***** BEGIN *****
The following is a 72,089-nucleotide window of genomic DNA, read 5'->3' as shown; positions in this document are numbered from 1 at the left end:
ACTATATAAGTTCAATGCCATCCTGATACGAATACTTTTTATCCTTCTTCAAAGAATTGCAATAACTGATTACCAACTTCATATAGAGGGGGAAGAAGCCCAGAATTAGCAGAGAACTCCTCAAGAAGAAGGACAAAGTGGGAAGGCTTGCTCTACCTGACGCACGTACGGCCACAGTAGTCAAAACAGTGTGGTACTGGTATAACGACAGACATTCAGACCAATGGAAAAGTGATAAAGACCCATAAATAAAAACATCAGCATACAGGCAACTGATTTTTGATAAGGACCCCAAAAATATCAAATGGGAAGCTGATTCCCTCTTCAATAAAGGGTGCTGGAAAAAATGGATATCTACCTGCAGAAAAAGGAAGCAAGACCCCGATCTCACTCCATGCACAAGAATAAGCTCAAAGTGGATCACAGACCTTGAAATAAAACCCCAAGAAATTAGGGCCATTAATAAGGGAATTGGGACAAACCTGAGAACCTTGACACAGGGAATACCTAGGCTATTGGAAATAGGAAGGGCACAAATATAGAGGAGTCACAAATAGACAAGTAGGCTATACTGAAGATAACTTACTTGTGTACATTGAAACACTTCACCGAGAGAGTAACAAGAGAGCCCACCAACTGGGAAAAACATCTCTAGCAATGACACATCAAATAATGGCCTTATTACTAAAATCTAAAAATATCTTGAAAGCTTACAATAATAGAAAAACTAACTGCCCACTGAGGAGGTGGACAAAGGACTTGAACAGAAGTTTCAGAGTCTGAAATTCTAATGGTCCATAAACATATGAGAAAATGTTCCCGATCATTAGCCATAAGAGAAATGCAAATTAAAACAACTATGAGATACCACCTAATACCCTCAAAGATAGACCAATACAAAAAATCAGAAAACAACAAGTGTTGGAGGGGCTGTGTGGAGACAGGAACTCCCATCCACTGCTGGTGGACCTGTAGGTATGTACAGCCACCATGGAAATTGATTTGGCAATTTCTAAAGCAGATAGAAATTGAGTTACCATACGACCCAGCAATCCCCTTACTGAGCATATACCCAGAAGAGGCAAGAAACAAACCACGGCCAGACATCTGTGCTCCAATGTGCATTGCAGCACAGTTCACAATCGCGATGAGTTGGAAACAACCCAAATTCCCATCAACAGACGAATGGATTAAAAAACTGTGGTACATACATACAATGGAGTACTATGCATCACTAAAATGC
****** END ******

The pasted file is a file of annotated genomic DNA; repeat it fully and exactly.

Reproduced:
The following is a 72,089-nucleotide window of genomic DNA, read 5'->3' as shown; positions in this document are numbered from 1 at the left end:
ACTATATAAGTTCAATGCCATCCTGATACGAATACTTTTTATCCTTCTTCAAAGAATTGCAATAACTGATTACCAACTTCATATAGAGGGGGAAGAAGCCCAGAATTAGCAGAGAACTCCTCAAGAAGAAGGACAAAGTGGGAAGGCTTGCTCTACCTGACGCACGTACGGCCACAGTAGTCAAAACAGTGTGGTACTGGTATAACGACAGACATTCAGACCAATGGAAAAGTGATAAAGACCCATAAATAAAAACATCAGCATACAGGCAACTGATTTTTGATAAGGACCCCAAAAATATCAAATGGGAAGCTGATTCCCTCTTCAATAAAGGGTGCTGGAAAAAATGGATATCTACCTGCAGAAAAAGGAAGCAAGACCCCGATCTCACTCCATGCACAAGAATAAGCTCAAAGTGGATCACAGACCTTGAAATAAAACCCCAAGAAATTAGGGCCATTAATAAGGGAATTGGGACAAACCTGAGAACCTTGACACAGGGAATACCTAGGCTATTGGAAATAGGAAGGGCACAAATATAGAGGAGTCACAAATAGACAAGTAGGCTATACTGAAGATAACTTACTTGTGTACATTGAAACACTTCACCGAGAGAGTAACAAGAGAGCCCACCAACTGGGAAAAACATCTCTAGCAATGACACATCAAATAATGGCCTTATTACTAAAATCTAAAAATATCTTGAAAGCTTACAATAATAGAAAAACTAACTGCCCACTGAGGAGGTGGACAAAGGACTTGAACAGAAGTTTCAGAGTCTGAAATTCTAATGGTCCATAAACATATGAGAAAATGTTCCCGATCATTAGCCATAAGAGAAATGCAAATTAAAACAACTATGAGATACCACCTAATACCCTCAAAGATAGACCAATACAAAAAATCAGAAAACAACAAGTGTTGGAGGGGCTGTGTGGAGACAGGAACTCCCATCCACTGCTGGTGGACCTGTAGGTATGTACAGCCACCATGGAAATTGATTTGGCAATTTCTAAAGCAGATAGAAATTGAGTTACCATACGACCCAGCAATCCCCTTACTGAGCATATACCCAGAAGAGGCAAGAAACAAACCACGGCCAGACATCTGTGCTCCAATGTGCATTGCAGCACAGTTCACAATCGCGATGAGTTGGAAACAACCCAAATTCCCATCAACAGACGAATGGATTAAAAAACTGTGGTACATACATACAATGGAGTACTATGCATCACTAAAATGC